Coronavirus infections continue to rise across the UK, according to the latest data from the Office for National Statistics.
It estimates cases have risen by a quarter to more than 35,200 a day in England.
Infection rates have been highest among teenagers and young adults in recent weeks.
Around one in 130 people you might meet in the street in England had coronavirus in the week to 16 October, data from the ONS infection survey suggests.
This compares with one in 180 in Wales and Scotland, and one in 100 in Northern Ireland.
The highest levels of the virus continue to be in the north-west and north-east of England.
Meanwhile, the R number has decreased slightly and is now estimated to be between 1.2 and 1.4. That means every 10 people with the virus pass it on to 12 or 14 others, on average.
The ONS figures are based on a survey of people in random households whether they have symptoms or not, giving one of the most accurate pictures of the epidemic.
Although cases are still rising, they suggest a slight slowing in the rate of growth of infections since the previous week's survey.
This echoes data from Public Health England which suggests cases may now be falling among people in their teens and 20s while still increasing in all other age groups.
The ONS figures are much higher than the lab-confirmed cases recorded by the UK government every day. Another 21,242 cases and 189 deaths were confirmed on Thursday.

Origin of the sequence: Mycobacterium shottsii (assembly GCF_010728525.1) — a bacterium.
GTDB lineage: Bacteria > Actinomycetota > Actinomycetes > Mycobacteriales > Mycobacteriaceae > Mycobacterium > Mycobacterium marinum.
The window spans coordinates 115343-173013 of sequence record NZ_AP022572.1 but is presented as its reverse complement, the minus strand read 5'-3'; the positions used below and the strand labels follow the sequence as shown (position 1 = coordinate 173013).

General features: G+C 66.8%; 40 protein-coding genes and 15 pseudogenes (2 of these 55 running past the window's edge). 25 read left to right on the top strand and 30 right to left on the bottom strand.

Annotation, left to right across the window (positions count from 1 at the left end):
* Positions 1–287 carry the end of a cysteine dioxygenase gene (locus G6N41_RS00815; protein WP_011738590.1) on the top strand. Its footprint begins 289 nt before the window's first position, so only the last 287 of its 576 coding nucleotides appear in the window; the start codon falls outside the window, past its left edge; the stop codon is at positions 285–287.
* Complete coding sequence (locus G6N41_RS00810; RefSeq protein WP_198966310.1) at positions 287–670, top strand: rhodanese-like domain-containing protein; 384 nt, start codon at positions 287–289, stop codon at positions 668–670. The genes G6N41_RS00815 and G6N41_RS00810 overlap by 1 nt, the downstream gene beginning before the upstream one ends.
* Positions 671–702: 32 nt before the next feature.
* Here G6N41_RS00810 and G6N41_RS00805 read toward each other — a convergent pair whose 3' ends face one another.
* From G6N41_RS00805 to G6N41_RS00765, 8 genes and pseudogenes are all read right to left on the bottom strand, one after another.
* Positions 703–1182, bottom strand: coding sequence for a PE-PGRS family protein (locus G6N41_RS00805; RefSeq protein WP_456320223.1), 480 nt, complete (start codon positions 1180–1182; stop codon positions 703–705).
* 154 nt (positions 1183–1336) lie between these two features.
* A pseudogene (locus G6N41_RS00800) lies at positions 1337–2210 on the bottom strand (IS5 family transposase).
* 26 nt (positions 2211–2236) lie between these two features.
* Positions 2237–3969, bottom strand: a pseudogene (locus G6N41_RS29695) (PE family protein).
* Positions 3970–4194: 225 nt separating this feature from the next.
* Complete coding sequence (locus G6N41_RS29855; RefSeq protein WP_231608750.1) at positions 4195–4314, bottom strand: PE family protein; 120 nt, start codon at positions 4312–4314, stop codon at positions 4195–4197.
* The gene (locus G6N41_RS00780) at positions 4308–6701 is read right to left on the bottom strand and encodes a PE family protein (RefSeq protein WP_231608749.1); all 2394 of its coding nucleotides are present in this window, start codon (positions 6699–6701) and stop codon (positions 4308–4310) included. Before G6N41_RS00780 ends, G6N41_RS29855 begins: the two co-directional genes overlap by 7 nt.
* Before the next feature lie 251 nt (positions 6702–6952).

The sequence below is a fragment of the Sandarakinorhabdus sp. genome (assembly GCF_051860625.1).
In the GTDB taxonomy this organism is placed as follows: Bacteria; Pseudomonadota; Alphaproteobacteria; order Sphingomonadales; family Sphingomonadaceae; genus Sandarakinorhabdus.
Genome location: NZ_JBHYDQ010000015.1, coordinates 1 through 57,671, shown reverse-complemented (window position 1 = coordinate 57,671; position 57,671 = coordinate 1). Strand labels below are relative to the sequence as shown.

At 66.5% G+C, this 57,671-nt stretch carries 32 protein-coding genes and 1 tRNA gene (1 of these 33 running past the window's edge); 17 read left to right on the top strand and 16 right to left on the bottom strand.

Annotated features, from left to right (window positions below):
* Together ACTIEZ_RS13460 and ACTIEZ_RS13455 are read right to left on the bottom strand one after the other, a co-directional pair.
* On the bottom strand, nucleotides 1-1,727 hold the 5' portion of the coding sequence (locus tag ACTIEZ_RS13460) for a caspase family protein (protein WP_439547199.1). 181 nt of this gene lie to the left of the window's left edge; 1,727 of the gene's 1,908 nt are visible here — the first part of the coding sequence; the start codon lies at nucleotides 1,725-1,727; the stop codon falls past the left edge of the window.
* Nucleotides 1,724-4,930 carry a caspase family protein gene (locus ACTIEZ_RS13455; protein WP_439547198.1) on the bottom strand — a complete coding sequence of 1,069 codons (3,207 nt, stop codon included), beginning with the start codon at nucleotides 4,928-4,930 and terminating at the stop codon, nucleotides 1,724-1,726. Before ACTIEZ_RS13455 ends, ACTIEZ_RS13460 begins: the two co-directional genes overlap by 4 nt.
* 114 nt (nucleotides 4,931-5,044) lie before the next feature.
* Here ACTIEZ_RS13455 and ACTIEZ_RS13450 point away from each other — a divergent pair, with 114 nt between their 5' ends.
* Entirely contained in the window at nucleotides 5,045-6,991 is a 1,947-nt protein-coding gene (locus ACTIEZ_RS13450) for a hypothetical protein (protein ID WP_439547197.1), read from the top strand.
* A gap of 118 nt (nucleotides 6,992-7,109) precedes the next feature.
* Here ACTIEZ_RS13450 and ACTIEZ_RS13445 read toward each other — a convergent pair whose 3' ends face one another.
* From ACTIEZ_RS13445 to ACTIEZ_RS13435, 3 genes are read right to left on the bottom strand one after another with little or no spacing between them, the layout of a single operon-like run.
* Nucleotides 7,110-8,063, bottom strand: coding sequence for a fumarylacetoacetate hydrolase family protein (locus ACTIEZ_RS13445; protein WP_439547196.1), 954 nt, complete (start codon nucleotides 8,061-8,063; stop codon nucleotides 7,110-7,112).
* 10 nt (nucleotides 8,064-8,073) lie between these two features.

Another source of data, the Covid Symptom study app, suggests there were more than 36,000 new daily cases in the UK over the two weeks to 18 October - up from nearly 28,000 a week ago.
These numbers are based on users logging their symptoms and positive tests on the app.
Tim Spector, professor of genetic epidemiology at King's College London, and founder of the app, said the gap between the northern regions of the UK and the south "was growing".
"Our data clearly shows that the number of cases is still being driven by the younger generations, which should mean less pressure on NHS admissions compared to earlier in the year," he said.
But he warned that people of all ages can get long Covid and it is important to control the second wave.
PHE's weekly report on the spread of the virus shows case rates are still highest in the under 30s, but are now coming down.
In contrast, cases per 100,000 people in all age groups over 30 continue to rise.
In hospitals, admissions and deaths are still rising right across England and health officials are concerned that black, Asian and minority ethnic communities make up nearly 40% of admissions to intensive care.
The highest hospital admission rates for people with Covid-19 were in the over 85s, and in the north west of England.